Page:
For readers who are not familiar with Canada, in 2015 the Truth and Reconciliation Commission (TRC), established by the federal government, completed 6 years of an extensive and gut-wrenching inquiry into the impact of 120 years of the residential school system on our indigenous peoples (First Nations, Metis, and Inuit). The TRC followed an official government official apology for the devastating impact of this egregious system, as well as payments made to victims directly affected. The Commission concluded its process with a report that included a Call to Action with 94 wide-ranging recommendations, intended to “redress the legacy of the residential schools” and promote a path to reconciliation among residential school survivors, within indigenous communities, and among all Canadians.
The many recommendations lay out an urgent need for improvements in healthcare, education, and availability of essentials like sanitation and clean water in indigenous areas (a federal government responsibility). They include requiring access to teaching their own languages and cultural traditions within their schools. And, importantly, they include recommendations for mitigating the “inaccuracies” of prior teaching of the history of Canada, re-establishing truth in the history of indigenous people in Canada over millennia and ensuring that all children are taught of the many injustices perpetrated against our indigenous peoples, especially since the arrival of the British in the 1700s (just ask the Acadians).
How do we ensure that the work of the TRC does not go for naught? Certainly, awareness has been raised, and that is a very good thing. But broad-brush-strokes awareness and good intentions don’t do enough to change the lives of a nation’s first peoples, people who continue to live the legacy of the residential schools, general discrimination, and inadequate housing, education, and healthcare. People who often live in locations not of their own making, “resettled” by the federal government with no regard for the suitability of the location for hunting or trapping for self-sufficiency, or for being near their ancestors. The list of “challenges” is endless. The hope must be that a new awareness – and respect – on the part of non-indigenous Canadians can allow indigenous groups to reclaim and take pride in their cultural and spiritual traditions … and develop their own voice, determining a future that works for them within the Canadian mosaic.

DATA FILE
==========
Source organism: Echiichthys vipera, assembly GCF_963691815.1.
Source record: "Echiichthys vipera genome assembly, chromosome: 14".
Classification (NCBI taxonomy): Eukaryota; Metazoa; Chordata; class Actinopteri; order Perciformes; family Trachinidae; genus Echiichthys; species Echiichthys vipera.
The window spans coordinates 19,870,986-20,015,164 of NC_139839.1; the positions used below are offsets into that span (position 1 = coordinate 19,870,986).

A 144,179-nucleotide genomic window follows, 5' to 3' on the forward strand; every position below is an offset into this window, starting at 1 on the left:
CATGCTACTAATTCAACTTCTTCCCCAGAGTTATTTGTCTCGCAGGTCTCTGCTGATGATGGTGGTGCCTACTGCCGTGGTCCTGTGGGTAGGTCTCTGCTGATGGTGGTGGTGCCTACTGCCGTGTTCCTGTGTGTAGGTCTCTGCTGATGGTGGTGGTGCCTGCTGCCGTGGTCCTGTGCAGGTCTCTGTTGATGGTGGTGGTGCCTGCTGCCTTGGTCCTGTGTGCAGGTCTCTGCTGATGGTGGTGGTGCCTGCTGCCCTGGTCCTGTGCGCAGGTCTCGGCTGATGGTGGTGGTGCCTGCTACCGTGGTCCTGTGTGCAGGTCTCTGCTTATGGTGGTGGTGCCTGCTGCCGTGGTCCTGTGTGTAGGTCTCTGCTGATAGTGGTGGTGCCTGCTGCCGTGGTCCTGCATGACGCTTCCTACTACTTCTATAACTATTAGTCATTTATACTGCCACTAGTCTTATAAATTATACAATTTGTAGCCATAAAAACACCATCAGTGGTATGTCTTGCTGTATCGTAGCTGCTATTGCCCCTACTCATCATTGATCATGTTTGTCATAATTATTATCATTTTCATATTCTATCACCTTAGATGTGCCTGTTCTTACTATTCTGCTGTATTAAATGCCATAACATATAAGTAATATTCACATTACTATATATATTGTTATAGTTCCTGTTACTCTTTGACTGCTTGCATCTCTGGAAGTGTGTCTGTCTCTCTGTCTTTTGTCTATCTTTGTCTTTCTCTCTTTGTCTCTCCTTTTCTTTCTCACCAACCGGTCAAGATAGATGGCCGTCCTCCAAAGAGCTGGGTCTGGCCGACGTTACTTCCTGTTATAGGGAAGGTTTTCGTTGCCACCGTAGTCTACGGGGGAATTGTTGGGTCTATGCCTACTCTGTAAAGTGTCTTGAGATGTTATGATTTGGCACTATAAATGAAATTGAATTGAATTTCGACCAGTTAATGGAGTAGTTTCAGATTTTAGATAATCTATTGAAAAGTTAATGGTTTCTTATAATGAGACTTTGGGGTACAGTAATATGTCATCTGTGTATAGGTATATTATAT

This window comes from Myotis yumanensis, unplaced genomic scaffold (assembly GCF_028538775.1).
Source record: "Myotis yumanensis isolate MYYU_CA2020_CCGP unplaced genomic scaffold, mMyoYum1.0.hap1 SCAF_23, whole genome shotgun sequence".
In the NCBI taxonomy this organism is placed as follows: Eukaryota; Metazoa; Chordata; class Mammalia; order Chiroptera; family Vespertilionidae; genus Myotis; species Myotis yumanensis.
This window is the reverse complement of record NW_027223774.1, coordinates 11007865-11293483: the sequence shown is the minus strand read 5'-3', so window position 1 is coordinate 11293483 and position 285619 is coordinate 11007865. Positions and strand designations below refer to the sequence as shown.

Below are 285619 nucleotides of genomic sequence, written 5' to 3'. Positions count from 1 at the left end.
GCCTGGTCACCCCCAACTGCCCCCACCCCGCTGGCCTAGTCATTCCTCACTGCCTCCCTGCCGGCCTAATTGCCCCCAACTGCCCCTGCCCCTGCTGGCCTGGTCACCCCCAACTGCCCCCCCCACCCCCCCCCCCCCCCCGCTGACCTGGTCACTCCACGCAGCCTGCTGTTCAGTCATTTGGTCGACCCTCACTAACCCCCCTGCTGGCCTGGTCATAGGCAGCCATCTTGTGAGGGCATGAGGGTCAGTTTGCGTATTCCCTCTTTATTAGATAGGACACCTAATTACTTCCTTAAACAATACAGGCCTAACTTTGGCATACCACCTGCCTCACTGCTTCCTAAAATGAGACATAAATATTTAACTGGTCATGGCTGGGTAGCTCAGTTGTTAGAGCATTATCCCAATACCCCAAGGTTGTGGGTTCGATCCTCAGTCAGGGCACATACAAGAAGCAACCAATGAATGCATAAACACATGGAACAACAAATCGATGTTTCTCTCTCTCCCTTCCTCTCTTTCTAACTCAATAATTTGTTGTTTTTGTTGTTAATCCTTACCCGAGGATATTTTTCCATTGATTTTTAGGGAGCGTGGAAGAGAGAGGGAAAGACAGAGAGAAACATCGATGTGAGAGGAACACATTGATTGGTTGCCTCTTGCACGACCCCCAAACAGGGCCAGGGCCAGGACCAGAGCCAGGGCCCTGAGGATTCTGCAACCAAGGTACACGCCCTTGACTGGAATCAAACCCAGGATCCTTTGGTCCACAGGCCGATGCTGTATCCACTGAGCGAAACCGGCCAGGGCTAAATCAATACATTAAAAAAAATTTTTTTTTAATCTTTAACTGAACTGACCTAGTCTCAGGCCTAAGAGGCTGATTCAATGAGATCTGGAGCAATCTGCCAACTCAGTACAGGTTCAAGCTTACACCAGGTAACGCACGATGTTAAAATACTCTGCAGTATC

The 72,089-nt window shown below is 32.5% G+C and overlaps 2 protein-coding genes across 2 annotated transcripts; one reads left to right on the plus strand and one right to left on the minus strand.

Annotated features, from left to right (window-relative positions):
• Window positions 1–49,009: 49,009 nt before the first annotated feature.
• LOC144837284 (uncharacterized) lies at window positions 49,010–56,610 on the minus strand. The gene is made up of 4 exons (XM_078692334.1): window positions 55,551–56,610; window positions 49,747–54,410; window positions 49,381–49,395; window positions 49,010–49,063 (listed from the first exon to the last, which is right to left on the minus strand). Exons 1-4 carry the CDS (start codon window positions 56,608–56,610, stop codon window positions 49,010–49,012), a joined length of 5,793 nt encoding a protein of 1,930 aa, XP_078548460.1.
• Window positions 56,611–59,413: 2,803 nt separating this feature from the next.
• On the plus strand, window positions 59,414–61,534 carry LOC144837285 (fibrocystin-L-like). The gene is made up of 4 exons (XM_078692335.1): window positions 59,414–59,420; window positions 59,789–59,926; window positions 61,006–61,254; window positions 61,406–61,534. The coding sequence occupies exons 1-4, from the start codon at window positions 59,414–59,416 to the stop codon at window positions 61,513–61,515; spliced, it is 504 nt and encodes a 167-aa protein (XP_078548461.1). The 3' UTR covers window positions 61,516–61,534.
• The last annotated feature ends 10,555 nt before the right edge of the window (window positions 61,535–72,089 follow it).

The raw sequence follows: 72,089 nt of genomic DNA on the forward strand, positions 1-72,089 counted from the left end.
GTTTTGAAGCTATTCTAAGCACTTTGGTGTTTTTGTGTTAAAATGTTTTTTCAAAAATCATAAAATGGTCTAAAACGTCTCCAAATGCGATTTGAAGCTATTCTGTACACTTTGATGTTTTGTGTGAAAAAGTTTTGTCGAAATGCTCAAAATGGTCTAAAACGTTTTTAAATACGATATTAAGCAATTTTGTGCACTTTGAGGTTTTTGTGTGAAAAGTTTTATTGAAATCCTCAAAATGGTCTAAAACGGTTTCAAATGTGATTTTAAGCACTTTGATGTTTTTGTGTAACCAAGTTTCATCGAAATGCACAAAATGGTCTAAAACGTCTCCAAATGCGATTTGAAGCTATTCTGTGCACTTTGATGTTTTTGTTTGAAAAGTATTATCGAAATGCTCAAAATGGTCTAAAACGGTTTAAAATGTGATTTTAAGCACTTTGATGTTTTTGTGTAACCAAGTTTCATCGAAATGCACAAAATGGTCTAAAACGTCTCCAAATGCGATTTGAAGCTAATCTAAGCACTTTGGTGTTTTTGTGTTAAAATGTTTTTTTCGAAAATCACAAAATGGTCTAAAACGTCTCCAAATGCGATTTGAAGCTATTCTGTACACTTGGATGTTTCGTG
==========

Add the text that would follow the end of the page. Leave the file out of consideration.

Many of us who are not indigenous struggle with how we can help. There don’t seem to be easy answers, beyond showing respect, learning the history, and helping to raise awareness. But at least one person I know has found a way to make a tangible difference. A tangible difference in helping indigenous Canadians find their dignity and their voice. Dignity through work.
Keith McIntosh is the founder of a successful software testing company, PQA Testing, headquartered here in my hometown of Fredericton. [Full disclosure: I have known Keith since he was a first-year student in my computer science class many, many moons ago.] One of the points included in the TRC was Corporate Canada’s responsibility to help in bringing positive change for our indigenous communities. Keith took this to heart. He saw a win-win opportunity and, unlike so many of us who have some great ideas we don’t act on, he walked the talk in spades.
Keith talks about work as an agent of social change. Work brings us the money we need to lead our lives, raise our kids, and pay our bills. Thought of more broadly, though, work also provides us with independence and pride in self. It gives us a reason to get up in the morning; it cements our role as a contributor to our community. Losing your job means more than just losing your paycheck (although that is right up there). In many cases, you lose your self-esteem (maybe not so much if you don’t need the money and hated your job!). Satisfying, sustainable employment would seem to be an important component of helping indigenous people to control their own destiny. However, how easy is that when the population we’re talking about may live anywhere from inner Vancouver or Regina to remote northern Canada, from rural Nova Scotia to a First Nation in the middle of the Prairies? That challenge got Keith thinking even more. Continue reading